When You Don’t Like Your Kids

It has been a long two weeks.  Here in Pennsylvania, we’ve had a stretch of horrible winter weather. We’ve seen snow, ice, rain, cold, and round and round again. With the bad weather, we’re stuck inside most nights.  Combine that with two energetic boys and elementary school cancellations.

The result?

Two tired parents.

Val and I often ask ourselves about what we did before kids.  It’s funny how those moments gradually fade into a blur of passing time. There are days where you get pushed.  Tag can only be played so much. The pillows can only stand up to so many fights.  One room is cleaned as Aiden empties drawers and throws toys in the other.

We get stretched. We look at each other and wonder where these little humans came from.  How did my six-year-old turn sixteen overnight?

Yesterday, I read an article on Yahoo Parenting that changed everything for me. The title, one of the most engaging I’ve seen in a long time, is My Husband Killed Our Kids.

It tells the story of the Mendoza family as written from an interview with Zoey Mendoza.  Her ex husband, suffering from depression and not taking his medication, picked up their five and three-year-old children from daycare one afternoon.  He drove them to his parent’s abandoned home, killed them both and then himself.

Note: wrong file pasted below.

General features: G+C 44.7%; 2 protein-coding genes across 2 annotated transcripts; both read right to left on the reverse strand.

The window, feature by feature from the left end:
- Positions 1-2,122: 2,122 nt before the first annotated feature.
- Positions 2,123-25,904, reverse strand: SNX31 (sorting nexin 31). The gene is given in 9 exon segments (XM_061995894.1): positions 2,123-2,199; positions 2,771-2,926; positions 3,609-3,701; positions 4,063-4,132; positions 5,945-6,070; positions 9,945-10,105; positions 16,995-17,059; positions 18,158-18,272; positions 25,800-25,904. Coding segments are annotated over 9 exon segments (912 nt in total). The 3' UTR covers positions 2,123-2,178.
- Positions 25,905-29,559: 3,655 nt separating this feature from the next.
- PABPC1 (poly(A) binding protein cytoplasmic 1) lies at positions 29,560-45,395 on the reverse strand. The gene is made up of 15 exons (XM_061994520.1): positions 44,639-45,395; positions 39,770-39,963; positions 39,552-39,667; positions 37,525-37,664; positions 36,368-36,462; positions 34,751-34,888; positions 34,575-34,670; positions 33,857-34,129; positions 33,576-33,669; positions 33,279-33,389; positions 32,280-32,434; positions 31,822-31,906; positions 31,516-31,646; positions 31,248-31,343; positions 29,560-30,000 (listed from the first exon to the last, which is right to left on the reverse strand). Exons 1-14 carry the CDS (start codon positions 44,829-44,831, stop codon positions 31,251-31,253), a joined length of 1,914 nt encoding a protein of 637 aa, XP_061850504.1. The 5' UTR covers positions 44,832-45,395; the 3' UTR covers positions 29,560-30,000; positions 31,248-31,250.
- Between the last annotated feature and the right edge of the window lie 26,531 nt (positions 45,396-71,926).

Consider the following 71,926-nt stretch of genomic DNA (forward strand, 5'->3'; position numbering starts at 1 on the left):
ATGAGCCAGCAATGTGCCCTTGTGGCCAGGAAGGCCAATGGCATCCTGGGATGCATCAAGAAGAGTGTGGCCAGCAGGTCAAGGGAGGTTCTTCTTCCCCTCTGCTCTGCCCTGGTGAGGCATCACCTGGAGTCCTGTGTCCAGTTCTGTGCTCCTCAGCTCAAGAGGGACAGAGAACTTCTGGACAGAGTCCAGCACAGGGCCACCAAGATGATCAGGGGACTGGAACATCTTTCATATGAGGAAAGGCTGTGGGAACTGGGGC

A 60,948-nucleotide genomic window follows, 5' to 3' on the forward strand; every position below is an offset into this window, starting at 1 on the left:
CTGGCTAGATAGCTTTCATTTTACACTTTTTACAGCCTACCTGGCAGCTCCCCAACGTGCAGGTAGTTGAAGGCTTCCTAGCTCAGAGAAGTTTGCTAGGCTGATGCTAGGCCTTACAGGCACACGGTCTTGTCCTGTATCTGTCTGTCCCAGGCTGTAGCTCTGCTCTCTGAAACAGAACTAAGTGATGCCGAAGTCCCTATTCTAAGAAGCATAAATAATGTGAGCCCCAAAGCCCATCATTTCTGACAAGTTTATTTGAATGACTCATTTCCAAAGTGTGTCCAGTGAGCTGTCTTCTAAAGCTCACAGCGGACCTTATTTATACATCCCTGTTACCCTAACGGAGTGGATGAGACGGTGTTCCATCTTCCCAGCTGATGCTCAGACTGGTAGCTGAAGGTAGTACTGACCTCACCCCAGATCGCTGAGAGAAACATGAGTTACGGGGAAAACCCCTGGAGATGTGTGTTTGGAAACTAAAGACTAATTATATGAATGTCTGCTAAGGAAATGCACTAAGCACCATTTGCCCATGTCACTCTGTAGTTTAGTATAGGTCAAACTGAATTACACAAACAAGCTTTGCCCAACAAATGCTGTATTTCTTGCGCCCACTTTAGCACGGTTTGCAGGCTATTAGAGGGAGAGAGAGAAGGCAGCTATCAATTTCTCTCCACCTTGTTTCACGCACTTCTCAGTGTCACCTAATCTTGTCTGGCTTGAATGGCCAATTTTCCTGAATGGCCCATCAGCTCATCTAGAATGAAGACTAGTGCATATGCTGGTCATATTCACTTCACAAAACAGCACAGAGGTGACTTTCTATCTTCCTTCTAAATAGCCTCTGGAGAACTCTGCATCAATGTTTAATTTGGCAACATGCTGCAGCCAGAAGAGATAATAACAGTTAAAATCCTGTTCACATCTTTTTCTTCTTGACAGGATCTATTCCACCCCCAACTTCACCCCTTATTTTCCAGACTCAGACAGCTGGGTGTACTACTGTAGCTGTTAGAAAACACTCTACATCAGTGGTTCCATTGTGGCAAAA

Photo Credit: hugovk via Compfight cc

Mendoza takes you through the moment she found out what happened. She talks about dealing with grief and, one night, how her children visited her from Heaven. She got a tattoo of an infinity symbol on her neck, the ink mixed with the ashes of her children, symbolizing how they’d be with her forever.  As I read through it, ending my day at work, I had to brush the tears from my eyes.

I’ll take the long nights, the obstacle courses, watching multiple episodes of Power Rangers on television. I’ll gladly stay up hours into the night trying to get Aiden to sleep as he sings “Happy Birthday” to me in the dark of his room. I’ll take every argument, battle, bath, dinner, and homework assignment.

It is all worth it because they are there and alive.

We’ve been blessed to have two children and, even in the stressful times, we must never forget it.

Because one day they’ll move out.  Carter will call me on the phone and say, “Dad, my kid is driving me crazy.  Was I ever like this?”

And I’ll tell him he has no idea.







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